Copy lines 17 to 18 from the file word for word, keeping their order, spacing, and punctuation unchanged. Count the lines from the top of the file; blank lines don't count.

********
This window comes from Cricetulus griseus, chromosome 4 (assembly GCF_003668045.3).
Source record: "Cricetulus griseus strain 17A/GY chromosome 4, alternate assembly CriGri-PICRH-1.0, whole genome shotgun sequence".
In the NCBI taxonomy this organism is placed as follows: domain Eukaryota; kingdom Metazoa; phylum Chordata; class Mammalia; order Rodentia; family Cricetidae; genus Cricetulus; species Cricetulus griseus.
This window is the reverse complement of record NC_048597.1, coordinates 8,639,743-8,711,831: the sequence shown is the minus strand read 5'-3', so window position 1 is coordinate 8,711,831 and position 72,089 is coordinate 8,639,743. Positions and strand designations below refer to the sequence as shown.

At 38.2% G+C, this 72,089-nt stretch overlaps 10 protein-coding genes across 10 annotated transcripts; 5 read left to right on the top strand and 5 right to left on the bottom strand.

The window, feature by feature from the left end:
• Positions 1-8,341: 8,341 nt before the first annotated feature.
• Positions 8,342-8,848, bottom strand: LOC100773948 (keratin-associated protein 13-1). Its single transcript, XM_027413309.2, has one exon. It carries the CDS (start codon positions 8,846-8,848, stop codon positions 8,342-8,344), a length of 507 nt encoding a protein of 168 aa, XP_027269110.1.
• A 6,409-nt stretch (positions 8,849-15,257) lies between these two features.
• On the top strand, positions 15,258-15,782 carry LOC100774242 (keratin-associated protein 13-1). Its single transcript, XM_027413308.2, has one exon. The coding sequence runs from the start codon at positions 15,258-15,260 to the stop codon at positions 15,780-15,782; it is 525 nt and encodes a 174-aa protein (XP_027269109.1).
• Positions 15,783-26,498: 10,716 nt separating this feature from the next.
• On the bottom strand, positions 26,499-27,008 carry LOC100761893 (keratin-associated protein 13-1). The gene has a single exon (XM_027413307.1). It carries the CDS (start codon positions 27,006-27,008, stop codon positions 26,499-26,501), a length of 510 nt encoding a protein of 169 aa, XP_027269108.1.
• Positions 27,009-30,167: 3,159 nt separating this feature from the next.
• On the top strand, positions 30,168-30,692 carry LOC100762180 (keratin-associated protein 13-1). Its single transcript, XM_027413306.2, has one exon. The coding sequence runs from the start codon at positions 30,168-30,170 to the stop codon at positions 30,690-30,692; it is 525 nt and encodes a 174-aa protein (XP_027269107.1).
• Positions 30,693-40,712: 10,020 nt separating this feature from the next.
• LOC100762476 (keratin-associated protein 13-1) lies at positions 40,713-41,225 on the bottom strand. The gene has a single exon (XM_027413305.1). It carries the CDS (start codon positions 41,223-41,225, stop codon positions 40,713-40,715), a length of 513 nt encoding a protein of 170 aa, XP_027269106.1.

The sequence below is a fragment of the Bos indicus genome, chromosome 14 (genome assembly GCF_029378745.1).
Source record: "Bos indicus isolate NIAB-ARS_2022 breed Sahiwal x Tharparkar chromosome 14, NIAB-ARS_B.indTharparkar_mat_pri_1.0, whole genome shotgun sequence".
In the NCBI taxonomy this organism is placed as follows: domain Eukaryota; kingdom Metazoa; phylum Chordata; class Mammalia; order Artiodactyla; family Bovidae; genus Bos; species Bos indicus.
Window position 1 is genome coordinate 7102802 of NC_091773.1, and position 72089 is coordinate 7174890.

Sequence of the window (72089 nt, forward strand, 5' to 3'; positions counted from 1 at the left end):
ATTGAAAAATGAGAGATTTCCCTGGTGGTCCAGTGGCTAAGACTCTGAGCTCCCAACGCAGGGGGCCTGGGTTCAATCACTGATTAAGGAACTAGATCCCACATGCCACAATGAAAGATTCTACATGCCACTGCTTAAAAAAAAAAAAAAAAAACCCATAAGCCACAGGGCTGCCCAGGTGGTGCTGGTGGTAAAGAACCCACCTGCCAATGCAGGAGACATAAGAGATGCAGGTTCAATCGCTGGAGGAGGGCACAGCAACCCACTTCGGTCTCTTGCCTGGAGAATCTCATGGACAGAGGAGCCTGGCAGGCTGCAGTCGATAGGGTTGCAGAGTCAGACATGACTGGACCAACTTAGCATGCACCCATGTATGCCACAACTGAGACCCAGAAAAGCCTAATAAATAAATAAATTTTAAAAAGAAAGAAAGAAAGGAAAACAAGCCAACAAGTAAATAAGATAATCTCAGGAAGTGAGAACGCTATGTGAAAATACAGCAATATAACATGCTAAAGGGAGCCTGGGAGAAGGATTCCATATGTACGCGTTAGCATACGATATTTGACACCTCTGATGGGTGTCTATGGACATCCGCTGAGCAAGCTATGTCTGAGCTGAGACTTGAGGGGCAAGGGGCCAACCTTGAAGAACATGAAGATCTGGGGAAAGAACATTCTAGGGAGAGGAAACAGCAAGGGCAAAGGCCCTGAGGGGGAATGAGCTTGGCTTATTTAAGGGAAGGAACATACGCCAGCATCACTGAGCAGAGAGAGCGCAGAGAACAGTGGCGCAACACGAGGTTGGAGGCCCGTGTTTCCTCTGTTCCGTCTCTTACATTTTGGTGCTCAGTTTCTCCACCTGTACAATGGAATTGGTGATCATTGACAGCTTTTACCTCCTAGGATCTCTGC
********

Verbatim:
The sequence below is a fragment of the Bos indicus genome, chromosome 14 (genome assembly GCF_029378745.1).
Source record: "Bos indicus isolate NIAB-ARS_2022 breed Sahiwal x Tharparkar chromosome 14, NIAB-ARS_B.indTharparkar_mat_pri_1.0, whole genome shotgun sequence".